But in some cases, the films or TV programs were made long before the actor in question became identified as overtly political. And ultimately the entertainment has to stand on its own, regardless of who's in it or what point of view is being pushed on to the public.

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One of the interesting things about Heston as an actor is that even though one might think some (by no means all) of his work in The Ten Commandments is over the top, it's difficult to think of other actors who would have had as much charisma in the part. An actor playing Moses or some of the other strong leaders Heston played cannot finesse the role; either you have that intensely masculine force or you don't, and most actors don't.

 

Heston did take acting seriously, and he had a very attractive voice. Of course his shirtless appeal won him a lot of fans, too.

 

The major part of Heston's film career was over when he began to be a political figure, which is different from Jane Fonda, who became a controversial political figure in mid-career, or Vanessa Redgrave, a controversial political figure pretty much from the time she began to be well-known as a film actress.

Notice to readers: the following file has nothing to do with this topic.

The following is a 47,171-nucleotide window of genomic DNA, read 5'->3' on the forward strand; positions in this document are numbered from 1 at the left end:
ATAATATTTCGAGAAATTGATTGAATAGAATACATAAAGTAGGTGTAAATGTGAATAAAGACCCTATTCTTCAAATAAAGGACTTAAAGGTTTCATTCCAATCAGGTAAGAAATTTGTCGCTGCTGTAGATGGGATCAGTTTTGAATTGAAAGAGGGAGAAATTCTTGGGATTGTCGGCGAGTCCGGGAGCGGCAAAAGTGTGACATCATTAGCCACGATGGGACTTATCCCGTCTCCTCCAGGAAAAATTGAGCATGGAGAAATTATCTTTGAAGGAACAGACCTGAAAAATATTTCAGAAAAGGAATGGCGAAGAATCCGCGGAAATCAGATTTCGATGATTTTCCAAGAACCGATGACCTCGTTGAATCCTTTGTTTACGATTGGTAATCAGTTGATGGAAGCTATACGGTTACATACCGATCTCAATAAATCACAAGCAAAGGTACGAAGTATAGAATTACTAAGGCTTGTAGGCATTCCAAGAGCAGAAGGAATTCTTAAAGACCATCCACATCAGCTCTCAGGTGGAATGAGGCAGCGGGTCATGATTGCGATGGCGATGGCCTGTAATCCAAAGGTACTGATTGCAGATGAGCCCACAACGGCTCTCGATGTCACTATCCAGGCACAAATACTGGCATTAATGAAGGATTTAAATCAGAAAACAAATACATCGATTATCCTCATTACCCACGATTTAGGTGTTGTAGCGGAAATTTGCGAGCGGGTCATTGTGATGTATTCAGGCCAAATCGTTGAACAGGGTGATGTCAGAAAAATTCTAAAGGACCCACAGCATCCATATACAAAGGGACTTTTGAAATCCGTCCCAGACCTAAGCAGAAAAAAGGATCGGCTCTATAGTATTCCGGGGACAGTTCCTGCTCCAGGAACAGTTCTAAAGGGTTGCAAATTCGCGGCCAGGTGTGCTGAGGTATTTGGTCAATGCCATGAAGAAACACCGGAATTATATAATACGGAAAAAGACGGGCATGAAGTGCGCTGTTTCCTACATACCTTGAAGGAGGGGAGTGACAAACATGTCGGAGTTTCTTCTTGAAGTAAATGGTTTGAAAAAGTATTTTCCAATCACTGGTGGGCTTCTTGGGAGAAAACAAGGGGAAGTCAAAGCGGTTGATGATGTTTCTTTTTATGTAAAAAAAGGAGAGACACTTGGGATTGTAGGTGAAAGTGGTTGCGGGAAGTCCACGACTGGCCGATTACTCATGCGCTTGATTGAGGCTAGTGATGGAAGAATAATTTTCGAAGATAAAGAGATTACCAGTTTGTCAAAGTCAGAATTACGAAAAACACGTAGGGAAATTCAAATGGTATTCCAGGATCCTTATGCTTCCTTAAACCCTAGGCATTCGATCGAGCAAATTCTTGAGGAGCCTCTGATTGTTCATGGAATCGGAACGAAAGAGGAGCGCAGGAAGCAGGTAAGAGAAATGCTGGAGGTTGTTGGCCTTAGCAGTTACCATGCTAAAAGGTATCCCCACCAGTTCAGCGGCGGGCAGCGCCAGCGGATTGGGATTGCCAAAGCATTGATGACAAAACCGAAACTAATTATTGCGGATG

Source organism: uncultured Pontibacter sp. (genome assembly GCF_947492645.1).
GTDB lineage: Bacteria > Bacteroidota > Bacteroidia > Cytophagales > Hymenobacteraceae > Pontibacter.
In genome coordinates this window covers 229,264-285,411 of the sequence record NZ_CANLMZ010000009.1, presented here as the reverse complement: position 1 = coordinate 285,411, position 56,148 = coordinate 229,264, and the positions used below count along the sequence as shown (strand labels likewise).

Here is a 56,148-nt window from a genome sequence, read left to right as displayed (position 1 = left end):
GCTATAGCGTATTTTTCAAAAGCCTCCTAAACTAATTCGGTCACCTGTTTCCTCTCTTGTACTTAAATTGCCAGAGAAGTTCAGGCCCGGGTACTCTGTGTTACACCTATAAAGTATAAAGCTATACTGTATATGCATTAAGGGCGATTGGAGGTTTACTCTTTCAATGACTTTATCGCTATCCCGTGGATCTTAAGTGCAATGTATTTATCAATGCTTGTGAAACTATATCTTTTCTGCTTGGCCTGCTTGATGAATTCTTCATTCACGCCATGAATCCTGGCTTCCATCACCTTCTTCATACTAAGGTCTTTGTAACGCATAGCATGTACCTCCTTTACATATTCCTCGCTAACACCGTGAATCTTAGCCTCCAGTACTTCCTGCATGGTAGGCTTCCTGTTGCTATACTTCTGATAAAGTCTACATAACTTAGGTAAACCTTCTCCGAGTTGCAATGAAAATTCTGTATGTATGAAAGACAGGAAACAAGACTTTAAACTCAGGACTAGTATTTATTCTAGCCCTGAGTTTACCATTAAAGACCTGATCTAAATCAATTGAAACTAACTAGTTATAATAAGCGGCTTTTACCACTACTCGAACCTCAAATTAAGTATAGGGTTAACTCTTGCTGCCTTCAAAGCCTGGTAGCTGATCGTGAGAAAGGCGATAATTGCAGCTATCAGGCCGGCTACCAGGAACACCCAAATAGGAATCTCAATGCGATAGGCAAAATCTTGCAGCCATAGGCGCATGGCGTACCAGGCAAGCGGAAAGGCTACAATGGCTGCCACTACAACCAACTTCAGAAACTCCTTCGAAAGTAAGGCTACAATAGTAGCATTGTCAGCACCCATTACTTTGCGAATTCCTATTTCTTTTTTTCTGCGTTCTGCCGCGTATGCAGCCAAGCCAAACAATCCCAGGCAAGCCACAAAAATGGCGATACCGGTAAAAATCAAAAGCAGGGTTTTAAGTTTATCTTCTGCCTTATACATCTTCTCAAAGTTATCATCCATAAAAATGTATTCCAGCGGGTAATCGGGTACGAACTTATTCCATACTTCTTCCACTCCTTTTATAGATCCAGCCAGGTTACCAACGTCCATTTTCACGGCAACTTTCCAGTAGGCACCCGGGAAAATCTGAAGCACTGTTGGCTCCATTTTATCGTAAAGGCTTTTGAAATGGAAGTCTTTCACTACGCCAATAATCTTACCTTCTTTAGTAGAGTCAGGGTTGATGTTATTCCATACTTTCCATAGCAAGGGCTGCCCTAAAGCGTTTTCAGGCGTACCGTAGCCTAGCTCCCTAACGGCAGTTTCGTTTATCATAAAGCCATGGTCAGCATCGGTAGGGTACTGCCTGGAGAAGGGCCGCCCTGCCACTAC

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One of the interesting things about Heston as an actor is that even though one might think some (by no means all) of his work in The Ten Commandments is over the top, it's difficult to think of other actors who would have had as much charisma in the part. An actor playing Moses or some of the other strong leaders Heston played cannot finesse the role; either you have that intensely masculine force or you don't, and most actors don't.

 

I agree, I think Heston earned his title as King of the Epics precisely for that reason. I think he fit perfectly with DeMille's grandiosity, as he was able to deliver dialogue that would sound corny or ridiculous coming out of other performers' mouths, and make it sound as if he genuinely believed in it. Of course, that same quality made him a prime target for comedians and impressionists.